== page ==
California voters made one thing crystal clear on Election Night: Donald Trump isn’t the leader we want in the White House.
Now a group of secessionists is taking advantage of postelection discontent and reintroducing a proposal to make California its own country. And it’s gaining momentum.
About 11,000 people liked the Facebook page for the “Yes California Independence Campaign” as of Tuesday night. By midday Wednesday, it had grown to nearly 17,000 likes and counting.
“Obviously it was a huge boost for the movement because Californians hate Donald Trump,” said Marcus Ruiz Evans, vice president of the group.
Yes California’s primary argument is that California and the U.S. have conflicting values, as shown at the polls Tuesday. They believe the state pays more than its fair share in federal taxes to subsidize other states, while our own infrastructure is crumbling, schools are failing and scores of people live in poverty, according to its website. California, which would boast the sixth largest economy if it were a standalone country, can do more good as an independent nation than as a U.S. state, they say.
Standing under a canopy on the steps of the state Capitol, Ruiz Evans said Wednesday that the group doesn’t have a partisan slant – yet he firmly believes the California primary was rigged against Bernie Sanders – and intended to protest regardless of the outcome of the election. He said the movement is largely modeled after “Brexit,” Britain’s historic decision to leave the European Union in June.
The hashtag #Calexit was already trending on Twitter and Facebook on Wednesday. Posts ranged from Shervin Pishevar, a Bay Area venture capitalist and tech entrepreneur, calling for the state to secede, to conservatives welcoming a California-less nation.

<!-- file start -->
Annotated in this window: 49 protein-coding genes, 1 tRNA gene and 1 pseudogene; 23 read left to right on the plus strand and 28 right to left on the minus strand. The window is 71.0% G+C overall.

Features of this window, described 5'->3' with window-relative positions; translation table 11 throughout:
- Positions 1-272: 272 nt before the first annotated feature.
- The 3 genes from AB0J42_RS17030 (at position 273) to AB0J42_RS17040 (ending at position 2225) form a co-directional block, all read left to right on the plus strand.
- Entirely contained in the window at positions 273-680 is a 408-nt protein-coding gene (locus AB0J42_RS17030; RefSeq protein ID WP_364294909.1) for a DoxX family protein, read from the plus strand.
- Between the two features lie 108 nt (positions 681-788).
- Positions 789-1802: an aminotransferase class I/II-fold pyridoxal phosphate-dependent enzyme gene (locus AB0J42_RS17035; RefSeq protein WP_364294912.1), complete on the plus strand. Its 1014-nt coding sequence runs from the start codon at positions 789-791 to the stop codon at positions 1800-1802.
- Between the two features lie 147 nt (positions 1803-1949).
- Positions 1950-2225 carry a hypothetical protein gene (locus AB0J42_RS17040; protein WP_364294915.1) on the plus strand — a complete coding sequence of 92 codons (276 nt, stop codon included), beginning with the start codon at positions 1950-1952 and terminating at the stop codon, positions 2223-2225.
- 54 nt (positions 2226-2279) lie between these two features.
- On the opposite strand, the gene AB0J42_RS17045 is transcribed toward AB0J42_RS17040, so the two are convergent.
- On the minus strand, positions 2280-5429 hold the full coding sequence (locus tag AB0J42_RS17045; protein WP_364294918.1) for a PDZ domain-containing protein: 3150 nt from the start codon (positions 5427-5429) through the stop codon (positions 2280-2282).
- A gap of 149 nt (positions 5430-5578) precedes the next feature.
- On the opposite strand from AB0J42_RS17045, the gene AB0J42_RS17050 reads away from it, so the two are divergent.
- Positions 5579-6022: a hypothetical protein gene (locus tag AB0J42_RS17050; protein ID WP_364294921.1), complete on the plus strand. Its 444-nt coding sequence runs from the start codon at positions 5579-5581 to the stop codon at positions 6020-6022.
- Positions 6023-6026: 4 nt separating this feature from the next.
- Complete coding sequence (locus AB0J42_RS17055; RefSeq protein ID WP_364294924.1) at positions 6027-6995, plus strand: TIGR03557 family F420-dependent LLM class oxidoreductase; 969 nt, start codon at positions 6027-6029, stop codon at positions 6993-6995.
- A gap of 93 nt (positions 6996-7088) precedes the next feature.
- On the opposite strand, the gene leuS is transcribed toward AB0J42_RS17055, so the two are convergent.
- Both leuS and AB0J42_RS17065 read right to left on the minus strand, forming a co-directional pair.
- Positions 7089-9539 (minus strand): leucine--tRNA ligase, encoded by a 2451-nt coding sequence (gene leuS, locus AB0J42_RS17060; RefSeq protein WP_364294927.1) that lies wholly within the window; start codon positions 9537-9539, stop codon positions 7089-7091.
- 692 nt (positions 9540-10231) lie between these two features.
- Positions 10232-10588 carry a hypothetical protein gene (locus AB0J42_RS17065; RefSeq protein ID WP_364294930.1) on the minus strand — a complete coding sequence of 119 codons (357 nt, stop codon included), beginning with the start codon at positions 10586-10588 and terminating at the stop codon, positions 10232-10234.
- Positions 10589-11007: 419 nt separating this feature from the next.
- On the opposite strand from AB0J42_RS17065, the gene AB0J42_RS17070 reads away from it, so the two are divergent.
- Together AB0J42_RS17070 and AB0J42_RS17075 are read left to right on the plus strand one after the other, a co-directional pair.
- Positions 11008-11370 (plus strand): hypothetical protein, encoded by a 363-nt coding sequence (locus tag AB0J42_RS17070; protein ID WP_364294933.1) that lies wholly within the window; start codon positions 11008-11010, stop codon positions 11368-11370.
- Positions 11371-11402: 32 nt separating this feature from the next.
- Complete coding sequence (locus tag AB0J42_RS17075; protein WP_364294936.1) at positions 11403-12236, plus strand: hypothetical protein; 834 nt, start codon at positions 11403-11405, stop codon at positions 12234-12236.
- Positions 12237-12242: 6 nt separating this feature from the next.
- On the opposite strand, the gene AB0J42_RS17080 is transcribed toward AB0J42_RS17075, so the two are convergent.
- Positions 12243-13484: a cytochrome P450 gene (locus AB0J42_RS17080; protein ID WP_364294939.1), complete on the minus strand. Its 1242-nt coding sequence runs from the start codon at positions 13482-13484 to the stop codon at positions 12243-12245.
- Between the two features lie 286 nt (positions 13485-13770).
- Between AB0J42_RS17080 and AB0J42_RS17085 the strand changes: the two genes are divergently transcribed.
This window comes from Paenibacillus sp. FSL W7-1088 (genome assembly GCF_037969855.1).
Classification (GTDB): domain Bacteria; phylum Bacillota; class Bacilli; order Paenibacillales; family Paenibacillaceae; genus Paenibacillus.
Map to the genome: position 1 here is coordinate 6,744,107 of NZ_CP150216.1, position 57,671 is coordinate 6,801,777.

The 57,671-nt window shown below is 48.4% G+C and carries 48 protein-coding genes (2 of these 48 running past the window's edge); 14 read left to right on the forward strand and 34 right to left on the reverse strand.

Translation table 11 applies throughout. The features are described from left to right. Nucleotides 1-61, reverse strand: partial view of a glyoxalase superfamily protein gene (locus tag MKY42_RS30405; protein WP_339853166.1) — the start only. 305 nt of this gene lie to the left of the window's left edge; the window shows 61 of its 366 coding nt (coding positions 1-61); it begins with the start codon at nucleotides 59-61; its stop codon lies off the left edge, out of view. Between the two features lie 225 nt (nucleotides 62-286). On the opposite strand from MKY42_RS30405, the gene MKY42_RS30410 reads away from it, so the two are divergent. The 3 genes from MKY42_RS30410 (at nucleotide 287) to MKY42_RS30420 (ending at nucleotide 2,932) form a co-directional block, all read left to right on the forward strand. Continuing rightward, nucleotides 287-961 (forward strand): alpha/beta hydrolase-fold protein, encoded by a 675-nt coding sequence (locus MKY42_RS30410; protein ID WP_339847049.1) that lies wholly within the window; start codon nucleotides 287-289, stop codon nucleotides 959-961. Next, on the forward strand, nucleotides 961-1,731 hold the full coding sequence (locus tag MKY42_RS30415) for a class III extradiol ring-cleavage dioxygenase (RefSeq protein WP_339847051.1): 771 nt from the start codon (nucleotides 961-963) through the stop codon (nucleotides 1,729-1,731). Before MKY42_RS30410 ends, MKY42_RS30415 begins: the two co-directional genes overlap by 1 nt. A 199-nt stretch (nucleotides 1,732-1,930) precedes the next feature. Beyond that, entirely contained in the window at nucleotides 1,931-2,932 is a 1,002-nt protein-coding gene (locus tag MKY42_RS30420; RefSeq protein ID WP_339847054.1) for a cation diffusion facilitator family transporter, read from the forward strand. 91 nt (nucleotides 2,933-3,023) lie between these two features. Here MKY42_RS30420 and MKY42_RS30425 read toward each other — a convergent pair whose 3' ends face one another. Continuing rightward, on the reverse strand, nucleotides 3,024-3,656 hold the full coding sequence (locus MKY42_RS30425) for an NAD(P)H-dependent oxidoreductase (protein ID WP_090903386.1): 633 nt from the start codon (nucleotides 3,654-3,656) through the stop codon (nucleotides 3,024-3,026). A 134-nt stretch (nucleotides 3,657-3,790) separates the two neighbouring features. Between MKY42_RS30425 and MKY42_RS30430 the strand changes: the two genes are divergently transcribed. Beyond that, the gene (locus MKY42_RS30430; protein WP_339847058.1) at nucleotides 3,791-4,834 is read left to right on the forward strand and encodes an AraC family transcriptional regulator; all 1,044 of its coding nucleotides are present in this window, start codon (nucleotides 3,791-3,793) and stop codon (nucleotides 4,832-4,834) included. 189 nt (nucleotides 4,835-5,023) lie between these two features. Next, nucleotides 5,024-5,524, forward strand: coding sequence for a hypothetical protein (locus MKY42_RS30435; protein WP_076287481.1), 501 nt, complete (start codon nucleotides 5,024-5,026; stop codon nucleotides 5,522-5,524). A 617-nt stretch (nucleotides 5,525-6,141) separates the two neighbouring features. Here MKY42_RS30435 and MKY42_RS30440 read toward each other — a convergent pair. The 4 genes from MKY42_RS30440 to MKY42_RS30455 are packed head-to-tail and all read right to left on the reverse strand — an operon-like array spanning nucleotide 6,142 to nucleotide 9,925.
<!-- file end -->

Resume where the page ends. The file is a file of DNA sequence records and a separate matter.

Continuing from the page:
Ruiz Evans said Yes California intends to launch an initiative that asks Californians whether they believe the state should remain part of the United States or break away on its own. Similar to the Citizens United ballot measure voters approved Tuesday, it would begin as an advisory proposal to kick-start an arduous process.
The results will serve as a rallying cry and give the campaign credibility with lawmakers, he said. If passed, it would call for a special election and official vote on whether California should become its own country. Ultimately, Congress and the states would likely have to ratify an amendment to the U.S. Constitution.
“The reason that we’re here today is we wanted to point out to everybody in California that the American system is broken. It’s failing. It’s sinking,” he said. “You as a Californian have a choice to make: Do you go down with that ship out of tradition or sail on your own?”
Yes California has been pushing its agenda for a couple of years.
Louis Marinelli, the group’s president, ran and lost as an independent against Assemblywoman Lorena Gonzalez, D-San Diego, in the 80th Assembly District in June. He also proposed nine different initiatives geared toward making California an independent state, but none qualified for the 2016 ballot.